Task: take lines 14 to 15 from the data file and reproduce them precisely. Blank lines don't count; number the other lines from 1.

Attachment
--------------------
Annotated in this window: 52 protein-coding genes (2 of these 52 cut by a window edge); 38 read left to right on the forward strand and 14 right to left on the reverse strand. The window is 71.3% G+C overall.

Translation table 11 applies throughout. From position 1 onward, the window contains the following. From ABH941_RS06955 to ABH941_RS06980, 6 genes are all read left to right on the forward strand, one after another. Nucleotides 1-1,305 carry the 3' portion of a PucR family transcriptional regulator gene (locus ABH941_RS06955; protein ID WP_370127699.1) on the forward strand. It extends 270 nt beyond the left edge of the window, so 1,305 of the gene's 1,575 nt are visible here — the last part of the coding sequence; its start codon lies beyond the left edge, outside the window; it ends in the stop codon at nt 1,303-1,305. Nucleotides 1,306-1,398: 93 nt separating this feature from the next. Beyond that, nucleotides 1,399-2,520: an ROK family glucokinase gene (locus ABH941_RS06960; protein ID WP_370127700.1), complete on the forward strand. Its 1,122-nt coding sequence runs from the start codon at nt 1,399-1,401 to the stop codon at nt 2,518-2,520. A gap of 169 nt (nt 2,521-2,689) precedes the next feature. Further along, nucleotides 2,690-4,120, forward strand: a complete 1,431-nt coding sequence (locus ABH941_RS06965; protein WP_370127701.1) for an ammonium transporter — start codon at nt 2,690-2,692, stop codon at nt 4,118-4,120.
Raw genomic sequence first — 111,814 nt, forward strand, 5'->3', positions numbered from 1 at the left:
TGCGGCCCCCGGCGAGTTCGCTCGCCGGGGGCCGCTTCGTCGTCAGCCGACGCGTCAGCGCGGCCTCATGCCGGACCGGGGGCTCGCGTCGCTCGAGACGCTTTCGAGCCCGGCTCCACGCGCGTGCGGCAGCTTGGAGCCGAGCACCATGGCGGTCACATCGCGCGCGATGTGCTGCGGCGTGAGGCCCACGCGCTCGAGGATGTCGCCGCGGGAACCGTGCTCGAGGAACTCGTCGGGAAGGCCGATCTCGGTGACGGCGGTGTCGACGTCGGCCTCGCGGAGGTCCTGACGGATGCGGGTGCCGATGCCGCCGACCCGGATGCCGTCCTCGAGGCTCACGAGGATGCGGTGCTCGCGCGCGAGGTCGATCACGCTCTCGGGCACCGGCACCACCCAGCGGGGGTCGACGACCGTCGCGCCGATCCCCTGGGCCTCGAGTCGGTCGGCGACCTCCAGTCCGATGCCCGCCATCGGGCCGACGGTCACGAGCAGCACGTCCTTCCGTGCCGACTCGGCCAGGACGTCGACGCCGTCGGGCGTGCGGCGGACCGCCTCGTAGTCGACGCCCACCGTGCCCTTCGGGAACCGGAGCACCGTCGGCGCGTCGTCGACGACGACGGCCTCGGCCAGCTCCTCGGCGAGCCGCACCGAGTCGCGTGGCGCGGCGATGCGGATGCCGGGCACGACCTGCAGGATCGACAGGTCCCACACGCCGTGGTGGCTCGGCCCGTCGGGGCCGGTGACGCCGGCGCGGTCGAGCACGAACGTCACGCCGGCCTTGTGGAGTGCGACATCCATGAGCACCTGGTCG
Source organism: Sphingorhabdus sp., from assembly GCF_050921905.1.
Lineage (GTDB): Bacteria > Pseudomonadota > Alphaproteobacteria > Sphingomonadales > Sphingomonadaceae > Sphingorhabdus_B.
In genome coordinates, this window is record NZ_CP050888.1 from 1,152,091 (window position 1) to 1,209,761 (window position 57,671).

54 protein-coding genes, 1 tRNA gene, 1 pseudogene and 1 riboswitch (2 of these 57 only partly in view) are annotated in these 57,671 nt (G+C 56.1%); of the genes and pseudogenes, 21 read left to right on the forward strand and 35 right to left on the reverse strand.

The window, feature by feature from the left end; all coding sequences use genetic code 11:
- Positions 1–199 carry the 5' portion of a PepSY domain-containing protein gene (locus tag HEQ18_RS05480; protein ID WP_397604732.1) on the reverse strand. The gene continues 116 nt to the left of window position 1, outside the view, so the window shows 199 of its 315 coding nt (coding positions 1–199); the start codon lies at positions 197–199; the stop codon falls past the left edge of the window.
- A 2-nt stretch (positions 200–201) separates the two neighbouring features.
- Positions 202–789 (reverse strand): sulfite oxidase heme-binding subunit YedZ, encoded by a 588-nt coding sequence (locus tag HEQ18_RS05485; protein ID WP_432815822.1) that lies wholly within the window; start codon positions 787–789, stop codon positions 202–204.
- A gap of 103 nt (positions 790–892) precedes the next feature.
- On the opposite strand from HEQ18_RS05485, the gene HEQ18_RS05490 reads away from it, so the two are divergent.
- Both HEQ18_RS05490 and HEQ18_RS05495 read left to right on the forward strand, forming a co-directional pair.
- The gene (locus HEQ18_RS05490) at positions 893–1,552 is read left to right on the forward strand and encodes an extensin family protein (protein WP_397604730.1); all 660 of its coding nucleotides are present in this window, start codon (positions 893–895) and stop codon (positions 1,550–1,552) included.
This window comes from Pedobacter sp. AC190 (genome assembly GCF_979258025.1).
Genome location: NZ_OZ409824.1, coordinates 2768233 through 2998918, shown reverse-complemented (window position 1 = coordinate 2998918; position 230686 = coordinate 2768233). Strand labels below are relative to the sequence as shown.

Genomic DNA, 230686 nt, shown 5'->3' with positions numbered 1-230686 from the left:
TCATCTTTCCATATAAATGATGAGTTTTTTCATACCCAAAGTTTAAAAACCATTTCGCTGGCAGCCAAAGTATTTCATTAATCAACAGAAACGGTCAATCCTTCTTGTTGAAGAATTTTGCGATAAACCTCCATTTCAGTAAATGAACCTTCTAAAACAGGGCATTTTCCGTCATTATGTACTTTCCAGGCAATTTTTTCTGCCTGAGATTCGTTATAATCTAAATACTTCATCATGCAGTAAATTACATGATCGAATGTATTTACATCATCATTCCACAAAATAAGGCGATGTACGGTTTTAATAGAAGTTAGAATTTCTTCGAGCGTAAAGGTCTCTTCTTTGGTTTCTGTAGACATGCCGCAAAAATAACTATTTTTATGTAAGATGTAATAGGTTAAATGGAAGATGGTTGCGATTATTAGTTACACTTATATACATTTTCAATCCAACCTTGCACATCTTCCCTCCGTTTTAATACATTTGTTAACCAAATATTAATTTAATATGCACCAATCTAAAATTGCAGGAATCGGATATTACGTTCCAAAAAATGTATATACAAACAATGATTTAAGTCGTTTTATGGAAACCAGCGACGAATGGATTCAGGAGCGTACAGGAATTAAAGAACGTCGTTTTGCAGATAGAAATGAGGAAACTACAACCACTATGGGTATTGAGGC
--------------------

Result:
- On the opposite strand from HEQ18_RS05485, the gene HEQ18_RS05490 reads away from it, so the two are divergent.
- Both HEQ18_RS05490 and HEQ18_RS05495 read left to right on the forward strand, forming a co-directional pair.